High Springs’ first pediatrician to open doors March 15
Sometimes it’s hard for a doctor like Nasir Ahmed to look back.
“I cannot explain, because if I explain I have to cry,” he said, remembering a West Virginia mother hugging her son, whose tiny chest moved only with the persuasion of a ventilator after a 2005 car crash.
For Ahmed, these types of memories span continents and cultures in his 30-year medical career. In Iran he has mended bleeding babies brought to him as victims of war zone blasts and the fragile hearts of their parents coping with post-war trauma. In Ireland Ahmed has helped cystic fibrosis children understand why they have trouble breathing and why other doctors said they may never live to be adults.
So after his career has crossed oceans and cultures Ahmed is now looking to the future by opening a practice in a solid city he can finally call home. Monday will mark the start of that future as he opens doors on his High Springs Pediatrics, the first of its kind to settle in the city.
“The people here, they have welcomed me and I want to be a part of their community because this will be my last home,” Ahmed said.
Ahmed’s practice at 210 NW First Avenue across from the city’s fire station will be a full-care pediatric clinic to serve children with all ailments and financial backgrounds. His office will provide for parents in Alachua County’s heartland communities who used to have to travel to Gainesville or Lake City for a pediatrician, he said.
“My idea is I don’t want any kids from this area to have to travel for help,” Ahmed said.
Although his office will be a Monday through Friday, 8 a.m. to 5 p.m. practice, Ahmed will be a licensed pediatrician on-call 24 hours for the area. Noticing a lack of coverage for underprivileged children, Ahmed will also accept all types of insurance, including Medicaid.
“If any sick patient comes to my door, I will not refuse,” he said. “If I have to stay until 8 p.m. I will stay. I cannot turn away any sick baby.”
The six-room office will be equipped with areas for intravenous fluid transfusions, general exams and counseling for behavioral problems like Attention Deficit Hyperactivity Disorder. Ahmed said he will fill the area’s need for a specialized pediatrician, especially after the closing of the Alachua County Health Department’s High Springs Clinic in August.
Born in Bangladesh, Ahmed’s curiosity for medicine began while watching his father practice general medicine in their country that prized knowledgeable doctors. He went on to study at Bangladesh’s top medical school, Dhaka Medical College and Hospital, and graduated in 1980.
He left Bangladesh and practiced general medicine in Iran for 11 years where he treated victims of war zones that fled to his practice near Tehran for treatment. As often as treating injuries from bomb blasts, Ahmed acted as a counselor for Post Traumatic Stress Disorder victims dealing with family members killed in a bloody war.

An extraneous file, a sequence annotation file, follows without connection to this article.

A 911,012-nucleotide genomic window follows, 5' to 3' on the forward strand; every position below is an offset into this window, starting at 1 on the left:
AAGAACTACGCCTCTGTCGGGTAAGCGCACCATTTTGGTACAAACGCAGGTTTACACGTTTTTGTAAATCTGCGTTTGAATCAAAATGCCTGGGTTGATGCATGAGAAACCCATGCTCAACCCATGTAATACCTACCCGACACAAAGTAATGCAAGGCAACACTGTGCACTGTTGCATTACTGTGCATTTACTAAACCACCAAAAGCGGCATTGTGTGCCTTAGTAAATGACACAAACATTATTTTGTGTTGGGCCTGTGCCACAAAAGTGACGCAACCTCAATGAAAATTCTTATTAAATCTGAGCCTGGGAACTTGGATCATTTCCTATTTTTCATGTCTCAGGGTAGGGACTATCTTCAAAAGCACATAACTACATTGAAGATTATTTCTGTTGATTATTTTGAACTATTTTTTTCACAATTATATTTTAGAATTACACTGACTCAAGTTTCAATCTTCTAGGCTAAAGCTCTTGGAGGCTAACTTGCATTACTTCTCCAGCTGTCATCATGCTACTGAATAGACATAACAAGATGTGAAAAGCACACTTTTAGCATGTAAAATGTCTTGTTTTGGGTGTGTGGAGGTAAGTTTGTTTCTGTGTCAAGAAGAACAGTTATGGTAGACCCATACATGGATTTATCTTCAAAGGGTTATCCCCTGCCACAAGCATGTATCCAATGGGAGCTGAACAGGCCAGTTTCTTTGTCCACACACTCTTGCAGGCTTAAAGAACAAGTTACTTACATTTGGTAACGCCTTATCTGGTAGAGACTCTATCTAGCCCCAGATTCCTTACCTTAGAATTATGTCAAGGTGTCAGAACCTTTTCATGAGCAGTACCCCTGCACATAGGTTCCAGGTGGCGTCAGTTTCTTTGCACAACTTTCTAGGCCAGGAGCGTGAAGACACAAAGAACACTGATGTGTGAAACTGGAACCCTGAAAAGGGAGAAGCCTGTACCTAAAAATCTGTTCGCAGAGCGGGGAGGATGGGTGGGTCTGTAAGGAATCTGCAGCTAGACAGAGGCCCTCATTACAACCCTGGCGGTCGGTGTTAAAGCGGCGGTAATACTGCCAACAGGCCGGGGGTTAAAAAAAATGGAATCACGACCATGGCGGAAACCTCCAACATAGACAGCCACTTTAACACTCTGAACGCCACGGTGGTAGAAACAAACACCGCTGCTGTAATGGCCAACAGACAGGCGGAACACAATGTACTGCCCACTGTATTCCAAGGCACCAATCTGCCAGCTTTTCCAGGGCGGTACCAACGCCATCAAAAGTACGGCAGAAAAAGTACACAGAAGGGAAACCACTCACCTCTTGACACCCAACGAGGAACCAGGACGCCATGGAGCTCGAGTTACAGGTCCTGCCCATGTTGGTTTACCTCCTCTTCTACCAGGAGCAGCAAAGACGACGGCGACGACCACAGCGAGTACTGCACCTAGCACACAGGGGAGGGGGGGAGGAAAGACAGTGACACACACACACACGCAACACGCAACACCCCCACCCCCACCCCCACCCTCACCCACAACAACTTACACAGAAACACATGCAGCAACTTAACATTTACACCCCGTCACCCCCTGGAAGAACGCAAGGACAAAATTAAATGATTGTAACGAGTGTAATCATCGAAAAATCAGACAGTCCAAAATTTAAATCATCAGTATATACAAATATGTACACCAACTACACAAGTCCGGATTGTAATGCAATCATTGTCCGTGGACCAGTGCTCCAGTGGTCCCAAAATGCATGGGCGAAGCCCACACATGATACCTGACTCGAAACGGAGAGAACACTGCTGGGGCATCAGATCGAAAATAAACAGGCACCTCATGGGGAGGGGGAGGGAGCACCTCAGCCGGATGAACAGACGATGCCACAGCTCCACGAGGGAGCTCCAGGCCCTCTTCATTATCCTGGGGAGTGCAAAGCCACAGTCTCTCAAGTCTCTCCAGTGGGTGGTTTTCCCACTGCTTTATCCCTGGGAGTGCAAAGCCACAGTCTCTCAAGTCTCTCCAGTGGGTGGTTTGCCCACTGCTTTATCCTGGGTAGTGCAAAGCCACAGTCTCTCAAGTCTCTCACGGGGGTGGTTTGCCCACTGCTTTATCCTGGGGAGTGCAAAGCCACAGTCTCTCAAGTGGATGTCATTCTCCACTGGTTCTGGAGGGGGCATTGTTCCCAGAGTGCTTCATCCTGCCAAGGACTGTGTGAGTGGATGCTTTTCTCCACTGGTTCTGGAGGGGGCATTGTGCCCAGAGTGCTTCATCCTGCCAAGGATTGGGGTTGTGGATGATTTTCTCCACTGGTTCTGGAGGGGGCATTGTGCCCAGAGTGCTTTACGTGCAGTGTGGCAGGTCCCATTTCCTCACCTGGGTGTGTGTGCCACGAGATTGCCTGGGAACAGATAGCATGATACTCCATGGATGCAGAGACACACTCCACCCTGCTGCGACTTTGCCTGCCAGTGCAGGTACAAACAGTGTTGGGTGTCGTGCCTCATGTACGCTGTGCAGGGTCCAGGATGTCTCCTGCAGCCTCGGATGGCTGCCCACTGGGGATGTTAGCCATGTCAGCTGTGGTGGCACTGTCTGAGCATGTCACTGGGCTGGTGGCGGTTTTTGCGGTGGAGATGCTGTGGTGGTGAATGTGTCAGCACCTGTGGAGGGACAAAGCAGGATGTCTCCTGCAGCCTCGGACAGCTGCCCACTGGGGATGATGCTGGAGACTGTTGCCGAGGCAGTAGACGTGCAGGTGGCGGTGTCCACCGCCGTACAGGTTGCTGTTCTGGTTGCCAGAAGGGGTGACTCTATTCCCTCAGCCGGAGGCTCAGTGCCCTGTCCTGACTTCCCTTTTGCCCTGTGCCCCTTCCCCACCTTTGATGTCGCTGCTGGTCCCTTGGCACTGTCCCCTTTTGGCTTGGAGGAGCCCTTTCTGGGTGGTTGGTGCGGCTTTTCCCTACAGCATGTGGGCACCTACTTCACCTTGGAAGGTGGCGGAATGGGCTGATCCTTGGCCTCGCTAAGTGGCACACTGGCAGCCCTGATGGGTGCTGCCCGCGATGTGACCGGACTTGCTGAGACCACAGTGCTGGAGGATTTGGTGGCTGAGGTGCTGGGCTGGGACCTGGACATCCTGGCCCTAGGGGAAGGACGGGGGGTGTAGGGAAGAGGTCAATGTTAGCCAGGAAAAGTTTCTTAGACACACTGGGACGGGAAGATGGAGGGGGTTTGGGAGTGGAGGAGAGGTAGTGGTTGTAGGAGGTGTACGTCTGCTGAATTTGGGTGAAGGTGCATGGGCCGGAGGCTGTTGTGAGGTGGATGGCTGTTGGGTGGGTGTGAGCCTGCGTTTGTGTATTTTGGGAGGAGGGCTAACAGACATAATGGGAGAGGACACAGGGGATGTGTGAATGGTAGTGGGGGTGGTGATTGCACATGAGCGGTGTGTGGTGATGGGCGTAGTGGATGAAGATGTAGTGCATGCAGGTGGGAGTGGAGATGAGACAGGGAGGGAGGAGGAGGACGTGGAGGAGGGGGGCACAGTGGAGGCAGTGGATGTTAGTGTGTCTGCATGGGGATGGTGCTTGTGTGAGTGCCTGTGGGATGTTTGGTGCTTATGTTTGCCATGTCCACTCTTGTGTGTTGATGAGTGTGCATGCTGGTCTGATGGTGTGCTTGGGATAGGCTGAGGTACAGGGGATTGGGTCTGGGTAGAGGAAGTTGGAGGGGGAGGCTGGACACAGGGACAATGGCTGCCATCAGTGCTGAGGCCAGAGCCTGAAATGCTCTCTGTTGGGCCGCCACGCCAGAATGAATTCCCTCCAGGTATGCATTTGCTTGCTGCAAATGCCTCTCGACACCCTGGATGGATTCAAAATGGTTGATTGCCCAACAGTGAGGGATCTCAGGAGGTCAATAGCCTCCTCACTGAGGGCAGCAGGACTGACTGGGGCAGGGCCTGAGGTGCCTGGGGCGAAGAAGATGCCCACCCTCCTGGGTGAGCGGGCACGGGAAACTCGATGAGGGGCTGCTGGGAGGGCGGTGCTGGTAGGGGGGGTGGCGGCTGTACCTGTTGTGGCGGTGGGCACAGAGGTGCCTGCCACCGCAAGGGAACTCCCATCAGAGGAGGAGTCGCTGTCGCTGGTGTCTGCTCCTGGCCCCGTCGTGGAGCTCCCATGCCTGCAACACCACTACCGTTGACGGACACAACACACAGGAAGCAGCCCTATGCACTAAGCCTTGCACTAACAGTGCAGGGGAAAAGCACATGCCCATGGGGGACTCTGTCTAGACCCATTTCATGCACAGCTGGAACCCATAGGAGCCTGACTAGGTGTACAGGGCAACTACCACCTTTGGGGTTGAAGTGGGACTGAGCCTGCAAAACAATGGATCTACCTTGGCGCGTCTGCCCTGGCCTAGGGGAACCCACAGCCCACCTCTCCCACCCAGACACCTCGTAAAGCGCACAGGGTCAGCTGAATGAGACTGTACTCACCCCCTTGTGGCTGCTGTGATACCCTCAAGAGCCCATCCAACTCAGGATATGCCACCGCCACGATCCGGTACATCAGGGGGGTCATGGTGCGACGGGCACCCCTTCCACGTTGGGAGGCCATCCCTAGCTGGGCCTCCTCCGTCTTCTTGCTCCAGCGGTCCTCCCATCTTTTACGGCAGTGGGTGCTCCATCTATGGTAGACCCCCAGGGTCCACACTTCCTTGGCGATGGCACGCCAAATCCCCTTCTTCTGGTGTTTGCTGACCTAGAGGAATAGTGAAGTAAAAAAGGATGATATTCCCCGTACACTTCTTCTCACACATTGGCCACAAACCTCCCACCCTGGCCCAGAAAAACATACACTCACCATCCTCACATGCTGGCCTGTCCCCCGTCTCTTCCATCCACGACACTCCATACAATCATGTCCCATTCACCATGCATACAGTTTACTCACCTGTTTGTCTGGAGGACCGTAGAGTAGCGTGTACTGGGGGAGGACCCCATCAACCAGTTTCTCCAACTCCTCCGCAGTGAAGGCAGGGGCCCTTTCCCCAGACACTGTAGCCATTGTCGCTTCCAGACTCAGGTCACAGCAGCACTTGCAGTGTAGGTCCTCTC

While his office was a family practice, Ahmed saw about 30 percent of his patients were children, which sparked an interest to explore a future in pediatrics.
He went on to study in Ireland and received a diploma in children’s health from the National University of Ireland in 1993. Here he saw the country’s unique tendency for cystic fibrosis and Down syndrome patients and honed a new specialty for dealing with children with debilitating diseases.
“Each country is different, but problems are always there,” Ahmed said.
Ahmed spent the next few years traveling between England and Scotland as a family practitioner before he moved to New York with his wife and two sons in 1995.
In New York he began his pediatric training, which he later completed at West Virginia University Children’s Hospital in 2005. Looking for a way out of the bustling city of Morgantown, WV, Ahmed joined a family practice in Lake City in 2007.
But when he wandered to High Springs earlier this year to look for a place to build his own practice, he said he felt the city was a place he could finally settle his family permanently while filling a need he saw in the community.
Walking High Springs’ downtown streets and peering into vacant office windows, Ahmed spotted the name of a realtor turned City Commissioner, Dean Davis, plastered on real estate signs across the city. After calling Davis for help, it was Davis who Ahmed said would eventually convince him to build a pediatric office in the city.
“I saw Dean Davis’ name everywhere and he was really helpful to me,” Ahmed said. “I thought if everybody in High Springs was like Davis, it would be a good place for me.”
Now as Ahmed gets ready to open doors Monday, he said he hopes the community will accept him as he has accepted the diverse array of patients he has helped throughout his career. The doctor whose work spans from Asia and Europe to America said he’s just looking to be a part of the community that he pledges to help.